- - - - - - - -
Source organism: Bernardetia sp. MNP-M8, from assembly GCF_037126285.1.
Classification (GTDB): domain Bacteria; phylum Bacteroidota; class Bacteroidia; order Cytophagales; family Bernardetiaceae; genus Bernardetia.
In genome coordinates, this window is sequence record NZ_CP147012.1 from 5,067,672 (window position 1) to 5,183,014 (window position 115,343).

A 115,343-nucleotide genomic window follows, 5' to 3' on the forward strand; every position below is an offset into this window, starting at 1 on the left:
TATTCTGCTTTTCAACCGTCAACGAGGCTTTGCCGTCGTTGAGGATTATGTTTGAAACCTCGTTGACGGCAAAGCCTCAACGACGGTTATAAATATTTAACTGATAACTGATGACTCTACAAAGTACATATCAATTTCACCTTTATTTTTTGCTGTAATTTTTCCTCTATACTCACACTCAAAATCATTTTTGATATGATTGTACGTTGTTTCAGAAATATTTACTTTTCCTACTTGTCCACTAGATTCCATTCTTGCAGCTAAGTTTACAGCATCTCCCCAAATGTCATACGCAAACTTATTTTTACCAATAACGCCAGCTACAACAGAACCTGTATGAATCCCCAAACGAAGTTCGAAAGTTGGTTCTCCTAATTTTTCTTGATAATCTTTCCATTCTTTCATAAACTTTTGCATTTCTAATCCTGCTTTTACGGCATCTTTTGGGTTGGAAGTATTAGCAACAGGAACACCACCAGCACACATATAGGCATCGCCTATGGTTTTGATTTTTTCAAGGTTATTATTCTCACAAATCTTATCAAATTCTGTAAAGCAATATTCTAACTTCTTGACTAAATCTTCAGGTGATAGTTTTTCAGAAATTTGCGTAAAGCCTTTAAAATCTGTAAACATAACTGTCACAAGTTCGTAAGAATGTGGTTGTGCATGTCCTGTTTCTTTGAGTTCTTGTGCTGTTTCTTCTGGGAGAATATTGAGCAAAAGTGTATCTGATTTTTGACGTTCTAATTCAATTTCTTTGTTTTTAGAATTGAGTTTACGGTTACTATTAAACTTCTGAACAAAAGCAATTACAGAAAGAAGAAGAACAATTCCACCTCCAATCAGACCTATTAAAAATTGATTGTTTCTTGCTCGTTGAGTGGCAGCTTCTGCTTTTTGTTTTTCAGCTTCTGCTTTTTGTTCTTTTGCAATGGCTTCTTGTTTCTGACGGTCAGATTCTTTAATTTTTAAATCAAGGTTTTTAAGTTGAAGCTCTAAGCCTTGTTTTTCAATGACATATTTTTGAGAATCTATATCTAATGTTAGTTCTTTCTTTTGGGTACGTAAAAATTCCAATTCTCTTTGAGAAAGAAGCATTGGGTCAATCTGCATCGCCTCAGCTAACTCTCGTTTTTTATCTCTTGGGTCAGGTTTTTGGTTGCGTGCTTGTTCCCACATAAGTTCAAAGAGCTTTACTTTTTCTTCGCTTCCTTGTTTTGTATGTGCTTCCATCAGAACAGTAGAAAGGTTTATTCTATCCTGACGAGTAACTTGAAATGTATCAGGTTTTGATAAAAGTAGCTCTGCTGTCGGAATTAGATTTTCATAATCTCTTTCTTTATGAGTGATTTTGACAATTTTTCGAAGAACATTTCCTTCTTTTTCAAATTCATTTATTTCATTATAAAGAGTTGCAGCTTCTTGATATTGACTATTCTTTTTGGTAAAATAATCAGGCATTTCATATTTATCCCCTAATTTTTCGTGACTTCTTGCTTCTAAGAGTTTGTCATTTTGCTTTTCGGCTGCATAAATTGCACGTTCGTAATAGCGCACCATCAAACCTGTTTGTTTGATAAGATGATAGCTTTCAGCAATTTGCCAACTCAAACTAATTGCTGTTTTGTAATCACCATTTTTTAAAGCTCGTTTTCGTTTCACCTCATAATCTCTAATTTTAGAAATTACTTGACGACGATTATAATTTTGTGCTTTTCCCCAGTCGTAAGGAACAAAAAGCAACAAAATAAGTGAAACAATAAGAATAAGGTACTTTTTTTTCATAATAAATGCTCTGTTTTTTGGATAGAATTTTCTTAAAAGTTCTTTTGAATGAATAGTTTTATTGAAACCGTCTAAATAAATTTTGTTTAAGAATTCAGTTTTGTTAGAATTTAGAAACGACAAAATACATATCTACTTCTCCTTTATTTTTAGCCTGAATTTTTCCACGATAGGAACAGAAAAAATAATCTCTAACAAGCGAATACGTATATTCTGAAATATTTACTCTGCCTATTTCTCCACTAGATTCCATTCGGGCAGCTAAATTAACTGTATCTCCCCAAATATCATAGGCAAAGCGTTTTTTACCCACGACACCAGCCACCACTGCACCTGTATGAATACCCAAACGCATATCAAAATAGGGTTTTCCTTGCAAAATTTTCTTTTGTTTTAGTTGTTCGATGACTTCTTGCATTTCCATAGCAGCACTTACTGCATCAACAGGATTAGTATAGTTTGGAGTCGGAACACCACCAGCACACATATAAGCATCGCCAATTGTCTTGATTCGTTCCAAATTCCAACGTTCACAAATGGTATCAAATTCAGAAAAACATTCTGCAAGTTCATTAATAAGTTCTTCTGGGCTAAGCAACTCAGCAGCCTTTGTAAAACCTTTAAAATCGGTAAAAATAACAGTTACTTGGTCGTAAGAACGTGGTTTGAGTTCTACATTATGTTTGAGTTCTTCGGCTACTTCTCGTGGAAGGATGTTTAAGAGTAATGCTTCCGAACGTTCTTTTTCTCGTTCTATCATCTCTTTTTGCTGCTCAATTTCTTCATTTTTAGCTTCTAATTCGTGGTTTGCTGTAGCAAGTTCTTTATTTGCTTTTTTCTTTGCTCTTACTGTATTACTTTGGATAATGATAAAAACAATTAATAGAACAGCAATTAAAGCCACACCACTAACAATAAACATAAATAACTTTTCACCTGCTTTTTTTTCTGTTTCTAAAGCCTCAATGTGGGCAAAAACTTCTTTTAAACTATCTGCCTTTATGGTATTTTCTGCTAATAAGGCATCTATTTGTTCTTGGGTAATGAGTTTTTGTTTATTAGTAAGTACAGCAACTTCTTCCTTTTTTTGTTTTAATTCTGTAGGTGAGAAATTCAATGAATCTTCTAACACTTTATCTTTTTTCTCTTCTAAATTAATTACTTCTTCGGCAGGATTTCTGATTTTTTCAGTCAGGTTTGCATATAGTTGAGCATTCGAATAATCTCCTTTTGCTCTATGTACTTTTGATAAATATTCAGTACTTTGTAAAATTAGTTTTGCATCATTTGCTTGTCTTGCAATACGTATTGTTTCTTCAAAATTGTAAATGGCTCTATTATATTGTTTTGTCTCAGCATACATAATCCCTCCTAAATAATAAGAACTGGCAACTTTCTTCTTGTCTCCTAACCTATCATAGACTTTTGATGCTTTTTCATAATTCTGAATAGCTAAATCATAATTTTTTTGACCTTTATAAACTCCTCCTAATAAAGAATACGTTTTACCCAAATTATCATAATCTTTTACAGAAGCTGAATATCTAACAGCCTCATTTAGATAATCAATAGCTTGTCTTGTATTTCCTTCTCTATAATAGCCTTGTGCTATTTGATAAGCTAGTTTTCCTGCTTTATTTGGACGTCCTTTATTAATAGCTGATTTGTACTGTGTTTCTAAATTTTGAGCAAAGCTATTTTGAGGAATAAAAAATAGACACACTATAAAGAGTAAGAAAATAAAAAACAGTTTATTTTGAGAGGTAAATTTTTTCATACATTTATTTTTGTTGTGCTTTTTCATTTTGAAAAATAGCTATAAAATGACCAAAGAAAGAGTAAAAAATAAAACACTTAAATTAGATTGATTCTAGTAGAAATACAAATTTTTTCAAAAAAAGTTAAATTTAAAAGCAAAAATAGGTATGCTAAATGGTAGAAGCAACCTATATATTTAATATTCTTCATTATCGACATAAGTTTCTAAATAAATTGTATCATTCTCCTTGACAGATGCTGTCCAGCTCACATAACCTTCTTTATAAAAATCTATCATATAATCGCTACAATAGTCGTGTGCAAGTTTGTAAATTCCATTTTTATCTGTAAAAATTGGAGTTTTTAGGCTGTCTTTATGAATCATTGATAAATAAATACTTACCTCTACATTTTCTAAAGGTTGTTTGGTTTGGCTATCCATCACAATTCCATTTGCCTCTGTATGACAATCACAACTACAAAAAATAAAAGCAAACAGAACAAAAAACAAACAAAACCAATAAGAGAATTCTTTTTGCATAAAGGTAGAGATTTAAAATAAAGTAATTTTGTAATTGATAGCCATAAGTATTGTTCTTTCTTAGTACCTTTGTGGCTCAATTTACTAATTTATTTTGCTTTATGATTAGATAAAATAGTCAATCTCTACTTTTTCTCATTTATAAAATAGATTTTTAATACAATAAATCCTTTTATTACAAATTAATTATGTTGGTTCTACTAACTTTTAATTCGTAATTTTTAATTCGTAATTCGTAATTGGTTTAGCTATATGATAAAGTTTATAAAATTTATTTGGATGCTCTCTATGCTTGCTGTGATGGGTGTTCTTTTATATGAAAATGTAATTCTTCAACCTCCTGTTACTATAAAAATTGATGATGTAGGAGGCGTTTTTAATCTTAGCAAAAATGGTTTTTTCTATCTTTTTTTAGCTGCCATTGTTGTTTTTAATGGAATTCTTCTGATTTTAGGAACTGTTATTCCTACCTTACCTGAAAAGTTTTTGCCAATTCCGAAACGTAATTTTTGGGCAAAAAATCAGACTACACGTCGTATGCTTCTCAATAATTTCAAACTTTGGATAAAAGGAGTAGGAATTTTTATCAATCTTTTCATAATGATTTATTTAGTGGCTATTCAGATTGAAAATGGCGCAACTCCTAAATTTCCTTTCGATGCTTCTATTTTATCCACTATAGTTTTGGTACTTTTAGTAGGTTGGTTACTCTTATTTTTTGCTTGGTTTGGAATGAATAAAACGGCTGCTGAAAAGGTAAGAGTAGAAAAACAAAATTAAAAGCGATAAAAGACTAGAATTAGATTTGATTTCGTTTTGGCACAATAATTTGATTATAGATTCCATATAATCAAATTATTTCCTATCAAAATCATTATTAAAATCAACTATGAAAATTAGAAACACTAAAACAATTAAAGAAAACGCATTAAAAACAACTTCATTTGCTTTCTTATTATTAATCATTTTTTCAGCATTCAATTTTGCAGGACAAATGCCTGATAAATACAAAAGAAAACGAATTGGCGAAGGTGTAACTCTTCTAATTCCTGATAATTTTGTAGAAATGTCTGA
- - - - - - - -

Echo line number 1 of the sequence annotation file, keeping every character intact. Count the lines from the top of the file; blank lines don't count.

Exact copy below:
Source organism: Bernardetia sp. MNP-M8, from assembly GCF_037126285.1.